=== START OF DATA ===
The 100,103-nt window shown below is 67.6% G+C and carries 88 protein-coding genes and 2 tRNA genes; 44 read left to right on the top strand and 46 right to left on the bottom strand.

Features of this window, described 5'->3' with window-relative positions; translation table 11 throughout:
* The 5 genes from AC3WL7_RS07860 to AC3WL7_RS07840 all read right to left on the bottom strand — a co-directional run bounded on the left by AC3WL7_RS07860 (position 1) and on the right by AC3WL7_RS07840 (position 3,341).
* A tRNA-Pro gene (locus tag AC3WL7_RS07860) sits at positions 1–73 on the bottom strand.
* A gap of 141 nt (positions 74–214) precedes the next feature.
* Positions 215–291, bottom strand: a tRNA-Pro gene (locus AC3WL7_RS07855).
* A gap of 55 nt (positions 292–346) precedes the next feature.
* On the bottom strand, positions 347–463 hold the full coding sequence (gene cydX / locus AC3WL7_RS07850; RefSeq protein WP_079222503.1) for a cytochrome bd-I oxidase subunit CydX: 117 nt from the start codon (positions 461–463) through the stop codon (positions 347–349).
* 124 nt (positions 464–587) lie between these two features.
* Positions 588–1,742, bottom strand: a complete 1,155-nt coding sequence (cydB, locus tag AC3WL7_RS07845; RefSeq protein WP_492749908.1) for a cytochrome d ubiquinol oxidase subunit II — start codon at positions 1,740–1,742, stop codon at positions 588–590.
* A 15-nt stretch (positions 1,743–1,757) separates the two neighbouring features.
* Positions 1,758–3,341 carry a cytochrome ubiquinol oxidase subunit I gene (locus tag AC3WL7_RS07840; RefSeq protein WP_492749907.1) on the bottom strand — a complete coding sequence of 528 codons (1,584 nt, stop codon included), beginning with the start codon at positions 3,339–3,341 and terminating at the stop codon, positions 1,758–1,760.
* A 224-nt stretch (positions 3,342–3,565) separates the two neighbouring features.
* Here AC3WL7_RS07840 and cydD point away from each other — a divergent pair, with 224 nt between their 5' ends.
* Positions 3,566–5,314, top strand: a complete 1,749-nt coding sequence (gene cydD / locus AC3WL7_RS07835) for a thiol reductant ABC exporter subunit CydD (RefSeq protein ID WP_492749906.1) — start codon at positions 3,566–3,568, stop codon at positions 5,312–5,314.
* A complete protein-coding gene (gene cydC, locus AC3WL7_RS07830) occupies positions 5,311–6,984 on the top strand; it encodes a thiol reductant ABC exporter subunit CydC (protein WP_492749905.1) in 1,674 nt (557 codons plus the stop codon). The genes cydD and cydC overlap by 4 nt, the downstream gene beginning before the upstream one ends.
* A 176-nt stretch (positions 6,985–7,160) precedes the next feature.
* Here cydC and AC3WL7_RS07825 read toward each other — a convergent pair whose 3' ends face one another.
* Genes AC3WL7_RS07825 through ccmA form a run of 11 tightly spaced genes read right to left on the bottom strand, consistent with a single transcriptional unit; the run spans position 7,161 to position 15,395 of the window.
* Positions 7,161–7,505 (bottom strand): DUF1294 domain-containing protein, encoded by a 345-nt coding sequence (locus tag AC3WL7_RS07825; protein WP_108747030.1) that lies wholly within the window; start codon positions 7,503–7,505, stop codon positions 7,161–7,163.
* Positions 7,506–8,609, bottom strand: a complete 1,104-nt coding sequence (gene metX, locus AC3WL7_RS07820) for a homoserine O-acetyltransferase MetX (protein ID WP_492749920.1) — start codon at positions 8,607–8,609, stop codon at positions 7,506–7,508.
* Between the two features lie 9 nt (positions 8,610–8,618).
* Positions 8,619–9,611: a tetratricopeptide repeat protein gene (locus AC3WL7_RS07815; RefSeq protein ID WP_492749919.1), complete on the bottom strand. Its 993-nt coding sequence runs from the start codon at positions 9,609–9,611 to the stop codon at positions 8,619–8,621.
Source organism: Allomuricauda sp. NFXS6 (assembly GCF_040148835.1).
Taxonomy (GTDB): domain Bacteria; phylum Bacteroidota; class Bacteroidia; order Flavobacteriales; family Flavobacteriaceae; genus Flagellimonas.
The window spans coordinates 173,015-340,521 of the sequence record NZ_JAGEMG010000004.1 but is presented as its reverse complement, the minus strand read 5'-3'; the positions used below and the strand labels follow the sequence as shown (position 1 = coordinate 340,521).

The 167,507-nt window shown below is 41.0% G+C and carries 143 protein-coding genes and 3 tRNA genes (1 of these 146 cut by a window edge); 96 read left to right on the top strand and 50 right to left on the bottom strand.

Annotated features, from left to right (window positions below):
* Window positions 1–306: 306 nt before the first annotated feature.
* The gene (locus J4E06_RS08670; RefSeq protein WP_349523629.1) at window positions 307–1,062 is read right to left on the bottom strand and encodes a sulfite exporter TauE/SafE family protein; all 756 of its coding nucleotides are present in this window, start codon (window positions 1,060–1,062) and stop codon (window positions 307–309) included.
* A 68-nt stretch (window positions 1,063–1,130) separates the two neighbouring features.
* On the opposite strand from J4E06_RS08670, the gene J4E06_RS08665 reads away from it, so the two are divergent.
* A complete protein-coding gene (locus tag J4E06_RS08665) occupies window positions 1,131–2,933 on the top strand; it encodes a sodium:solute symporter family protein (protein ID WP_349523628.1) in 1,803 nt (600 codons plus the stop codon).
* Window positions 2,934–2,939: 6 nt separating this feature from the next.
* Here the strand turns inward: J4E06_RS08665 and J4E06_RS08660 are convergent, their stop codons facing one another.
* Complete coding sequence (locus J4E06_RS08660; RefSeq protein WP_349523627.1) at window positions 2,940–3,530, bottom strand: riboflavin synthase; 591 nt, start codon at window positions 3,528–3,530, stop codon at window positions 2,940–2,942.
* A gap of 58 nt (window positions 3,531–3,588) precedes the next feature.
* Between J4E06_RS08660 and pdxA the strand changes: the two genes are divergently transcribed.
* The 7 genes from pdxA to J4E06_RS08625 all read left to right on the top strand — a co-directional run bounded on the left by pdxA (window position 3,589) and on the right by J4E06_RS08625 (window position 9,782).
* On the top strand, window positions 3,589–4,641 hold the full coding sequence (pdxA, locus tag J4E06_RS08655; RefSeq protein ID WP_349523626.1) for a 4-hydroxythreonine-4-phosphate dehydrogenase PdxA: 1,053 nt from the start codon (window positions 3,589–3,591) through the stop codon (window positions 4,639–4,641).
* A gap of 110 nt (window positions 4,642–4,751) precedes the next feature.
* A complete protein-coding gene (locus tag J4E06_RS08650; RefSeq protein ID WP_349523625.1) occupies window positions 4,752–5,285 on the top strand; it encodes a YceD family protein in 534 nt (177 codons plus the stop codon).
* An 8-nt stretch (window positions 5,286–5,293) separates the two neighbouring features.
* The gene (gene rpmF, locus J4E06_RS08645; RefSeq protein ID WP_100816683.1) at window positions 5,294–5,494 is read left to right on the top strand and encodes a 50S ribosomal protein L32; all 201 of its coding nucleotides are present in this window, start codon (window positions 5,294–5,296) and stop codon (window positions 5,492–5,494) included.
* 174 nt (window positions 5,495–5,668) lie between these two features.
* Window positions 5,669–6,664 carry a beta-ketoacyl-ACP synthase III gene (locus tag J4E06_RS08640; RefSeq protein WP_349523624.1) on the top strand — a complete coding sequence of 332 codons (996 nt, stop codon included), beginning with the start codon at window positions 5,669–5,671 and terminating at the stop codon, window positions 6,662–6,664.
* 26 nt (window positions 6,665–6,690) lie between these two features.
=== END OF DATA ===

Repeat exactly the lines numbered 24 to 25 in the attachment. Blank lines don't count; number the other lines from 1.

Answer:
Source organism: Allomuricauda sp. NFXS6 (assembly GCF_040148835.1).
Taxonomy (GTDB): domain Bacteria; phylum Bacteroidota; class Bacteroidia; order Flavobacteriales; family Flavobacteriaceae; genus Flagellimonas.